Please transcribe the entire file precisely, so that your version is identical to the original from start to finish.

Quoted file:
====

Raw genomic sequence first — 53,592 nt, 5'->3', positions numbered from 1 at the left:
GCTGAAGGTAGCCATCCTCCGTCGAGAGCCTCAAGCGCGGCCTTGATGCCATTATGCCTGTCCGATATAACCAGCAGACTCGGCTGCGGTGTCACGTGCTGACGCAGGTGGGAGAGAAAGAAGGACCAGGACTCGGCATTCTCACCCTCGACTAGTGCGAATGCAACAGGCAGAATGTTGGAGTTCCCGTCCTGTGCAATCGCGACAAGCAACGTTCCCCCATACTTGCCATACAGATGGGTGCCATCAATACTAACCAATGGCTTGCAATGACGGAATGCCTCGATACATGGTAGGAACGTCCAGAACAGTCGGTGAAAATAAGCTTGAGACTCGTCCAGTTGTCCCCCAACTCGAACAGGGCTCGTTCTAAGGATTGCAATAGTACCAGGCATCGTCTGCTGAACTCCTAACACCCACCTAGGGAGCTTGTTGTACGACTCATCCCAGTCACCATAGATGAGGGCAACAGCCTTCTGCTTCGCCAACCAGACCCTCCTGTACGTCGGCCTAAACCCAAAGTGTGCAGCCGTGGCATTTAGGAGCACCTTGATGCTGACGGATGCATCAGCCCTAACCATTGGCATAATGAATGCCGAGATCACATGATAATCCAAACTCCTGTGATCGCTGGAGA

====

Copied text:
Raw genomic sequence first — 53,592 nt, 5'->3', positions numbered from 1 at the left:
GCTGAAGGTAGCCATCCTCCGTCGAGAGCCTCAAGCGCGGCCTTGATGCCATTATGCCTGTCCGATATAACCAGCAGACTCGGCTGCGGTGTCACGTGCTGACGCAGGTGGGAGAGAAAGAAGGACCAGGACTCGGCATTCTCACCCTCGACTAGTGCGAATGCAACAGGCAGAATGTTGGAGTTCCCGTCCTGTGCAATCGCGACAAGCAACGTTCCCCCATACTTGCCATACAGATGGGTGCCATCAATACTAACCAATGGCTTGCAATGACGGAATGCCTCGATACATGGTAGGAACGTCCAGAACAGTCGGTGAAAATAAGCTTGAGACTCGTCCAGTTGTCCCCCAACTCGAACAGGGCTCGTTCTAAGGATTGCAATAGTACCAGGCATCGTCTGCTGAACTCCTAACACCCACCTAGGGAGCTTGTTGTACGACTCATCCCAGTCACCATAGATGAGGGCAACAGCCTTCTGCTTCGCCAACCAGACCCTCCTGTACGTCGGCCTAAACCCAAAGTGTGCAGCCGTGGCATTTAGGAGCACCTTGATGCTGACGGATGCATCAGCCCTAACCATTGGCATAATGAATGCCGAGATCACATGATAATCCAAACTCCTGTGATCGCTGGAGA